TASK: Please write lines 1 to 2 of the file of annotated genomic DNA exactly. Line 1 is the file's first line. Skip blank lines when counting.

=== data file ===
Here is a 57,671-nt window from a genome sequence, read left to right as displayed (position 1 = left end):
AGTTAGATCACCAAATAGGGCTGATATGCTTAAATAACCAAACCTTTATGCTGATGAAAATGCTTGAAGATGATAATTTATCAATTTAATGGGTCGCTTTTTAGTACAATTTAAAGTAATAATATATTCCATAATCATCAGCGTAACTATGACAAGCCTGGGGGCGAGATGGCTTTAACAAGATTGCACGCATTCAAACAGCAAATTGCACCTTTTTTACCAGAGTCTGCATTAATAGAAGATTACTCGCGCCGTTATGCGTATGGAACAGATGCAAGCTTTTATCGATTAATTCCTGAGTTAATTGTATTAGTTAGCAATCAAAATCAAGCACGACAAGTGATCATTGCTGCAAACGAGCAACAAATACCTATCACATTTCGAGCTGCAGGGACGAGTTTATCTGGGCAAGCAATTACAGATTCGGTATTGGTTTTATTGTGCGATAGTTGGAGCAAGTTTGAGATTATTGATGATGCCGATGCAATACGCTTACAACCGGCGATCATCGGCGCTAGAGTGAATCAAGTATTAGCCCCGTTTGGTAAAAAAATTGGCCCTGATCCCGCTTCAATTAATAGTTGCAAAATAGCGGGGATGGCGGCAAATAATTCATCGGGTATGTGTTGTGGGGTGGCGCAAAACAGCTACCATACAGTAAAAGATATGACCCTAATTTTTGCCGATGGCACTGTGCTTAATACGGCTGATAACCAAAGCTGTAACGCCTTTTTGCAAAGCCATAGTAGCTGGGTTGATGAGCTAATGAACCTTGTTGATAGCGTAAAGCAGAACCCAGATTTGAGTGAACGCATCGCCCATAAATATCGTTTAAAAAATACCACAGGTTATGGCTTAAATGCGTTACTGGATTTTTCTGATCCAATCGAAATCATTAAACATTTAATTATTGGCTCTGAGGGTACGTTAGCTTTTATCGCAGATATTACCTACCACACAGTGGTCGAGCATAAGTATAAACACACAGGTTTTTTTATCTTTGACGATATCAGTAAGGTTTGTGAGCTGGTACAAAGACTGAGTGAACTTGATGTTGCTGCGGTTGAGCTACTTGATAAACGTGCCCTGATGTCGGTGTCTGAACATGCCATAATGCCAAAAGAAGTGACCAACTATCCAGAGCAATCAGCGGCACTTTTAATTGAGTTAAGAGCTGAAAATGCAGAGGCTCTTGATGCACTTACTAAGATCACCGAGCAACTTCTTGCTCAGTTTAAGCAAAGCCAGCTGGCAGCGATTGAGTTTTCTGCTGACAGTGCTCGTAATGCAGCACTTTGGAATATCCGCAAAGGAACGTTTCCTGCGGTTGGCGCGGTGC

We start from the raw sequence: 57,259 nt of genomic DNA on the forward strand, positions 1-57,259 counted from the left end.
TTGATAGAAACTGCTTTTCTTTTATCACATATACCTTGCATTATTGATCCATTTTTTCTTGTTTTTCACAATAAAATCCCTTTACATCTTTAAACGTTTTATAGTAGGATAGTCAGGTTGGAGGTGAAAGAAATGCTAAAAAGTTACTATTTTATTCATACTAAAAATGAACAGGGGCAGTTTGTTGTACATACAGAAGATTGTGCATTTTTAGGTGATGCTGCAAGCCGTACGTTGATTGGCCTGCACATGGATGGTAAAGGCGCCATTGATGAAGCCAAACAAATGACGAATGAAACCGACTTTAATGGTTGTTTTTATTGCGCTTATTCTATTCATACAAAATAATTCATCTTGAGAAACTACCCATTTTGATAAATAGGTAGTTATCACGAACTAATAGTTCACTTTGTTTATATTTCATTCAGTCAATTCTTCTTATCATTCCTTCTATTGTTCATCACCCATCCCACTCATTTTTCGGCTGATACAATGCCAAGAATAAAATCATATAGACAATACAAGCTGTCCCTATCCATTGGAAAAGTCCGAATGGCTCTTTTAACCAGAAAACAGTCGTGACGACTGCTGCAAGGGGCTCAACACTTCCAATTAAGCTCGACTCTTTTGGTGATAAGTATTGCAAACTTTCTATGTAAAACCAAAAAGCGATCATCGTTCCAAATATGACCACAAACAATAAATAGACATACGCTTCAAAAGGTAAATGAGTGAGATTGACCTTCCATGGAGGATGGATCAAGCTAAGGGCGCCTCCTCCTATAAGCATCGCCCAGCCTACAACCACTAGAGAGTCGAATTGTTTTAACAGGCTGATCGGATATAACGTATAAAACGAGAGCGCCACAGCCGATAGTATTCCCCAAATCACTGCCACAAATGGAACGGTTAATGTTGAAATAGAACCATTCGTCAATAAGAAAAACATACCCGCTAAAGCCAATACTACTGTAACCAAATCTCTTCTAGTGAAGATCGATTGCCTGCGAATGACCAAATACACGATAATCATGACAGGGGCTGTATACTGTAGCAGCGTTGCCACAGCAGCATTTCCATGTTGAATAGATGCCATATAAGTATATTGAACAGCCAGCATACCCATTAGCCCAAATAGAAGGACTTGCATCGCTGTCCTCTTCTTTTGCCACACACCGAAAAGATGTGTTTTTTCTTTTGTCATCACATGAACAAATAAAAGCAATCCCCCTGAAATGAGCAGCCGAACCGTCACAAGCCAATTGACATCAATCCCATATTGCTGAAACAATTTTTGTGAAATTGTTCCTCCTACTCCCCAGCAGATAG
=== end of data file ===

Here is a 57,671-nt window from a genome sequence, read left to right as displayed (position 1 = left end):
AGTTAGATCACCAAATAGGGCTGATATGCTTAAATAACCAAACCTTTATGCTGATGAAAATGCTTGAAGATGATAATTTATCAATTTAATGGGTCGCTTTTTAGTACAATTTAAAGTAATAATATATTCCATAATCATCAGCGTAACTATGACAAGCCTGGGGGCGAGATGGCTTTAACAAGATTGCACGCATTCAAACAGCAAATTGCACCTTTTTTACCAGAGTCTGCATTAATAGAAGATTACTCGCGCCGTTATGCGTATGGAACAGATGCAAGCTTTTATCGATTAATTCCTGAGTTAATTGTATTAGTTAGCAATCAAAATCAAGCACGACAAGTGATCATTGCTGCAAACGAGCAACAAATACCTATCACATTTCGAGCTGCAGGGACGAGTTTATCTGGGCAAGCAATTACAGATTCGGTATTGGTTTTATTGTGCGATAGTTGGAGCAAGTTTGAGATTATTGATGATGCCGATGCAATACGCTTACAACCGGCGATCATCGGCGCTAGAGTGAATCAAGTATTAGCCCCGTTTGGTAAAAAAATTGGCCCTGATCCCGCTTCAATTAATAGTTGCAAAATAGCGGGGATGGCGGCAAATAATTCATCGGGTATGTGTTGTGGGGTGGCGCAAAACAGCTACCATACAGTAAAAGATATGACCCTAATTTTTGCCGATGGCACTGTGCTTAATACGGCTGATAACCAAAGCTGTAACGCCTTTTTGCAAAGCCATAGTAGCTGGGTTGATGAGCTAATGAACCTTGTTGATAGCGTAAAGCAGAACCCAGATTTGAGTGAACGCATCGCCCATAAATATCGTTTAAAAAATACCACAGGTTATGGCTTAAATGCGTTACTGGATTTTTCTGATCCAATCGAAATCATTAAACATTTAATTATTGGCTCTGAGGGTACGTTAGCTTTTATCGCAGATATTACCTACCACACAGTGGTCGAGCATAAGTATAAACACACAGGTTTTTTTATCTTTGACGATATCAGTAAGGTTTGTGAGCTGGTACAAAGACTGAGTGAACTTGATGTTGCTGCGGTTGAGCTACTTGATAAACGTGCCCTGATGTCGGTGTCTGAACATGCCATAATGCCAAAAGAAGTGACCAACTATCCAGAGCAATCAGCGGCACTTTTAATTGAGTTAAGAGCTGAAAATGCAGAGGCTCTTGATGCACTTACTAAGATCACCGAGCAACTTCTTGCTCAGTTTAAGCAAAGCCAGCTGGCAGCGATTGAGTTTTCTGCTGACAGTGCTCGTAATGCAGCACTTTGGAATATCCGCAAAGGAACGTTTCCTGCGGTTGGCGCGGTGC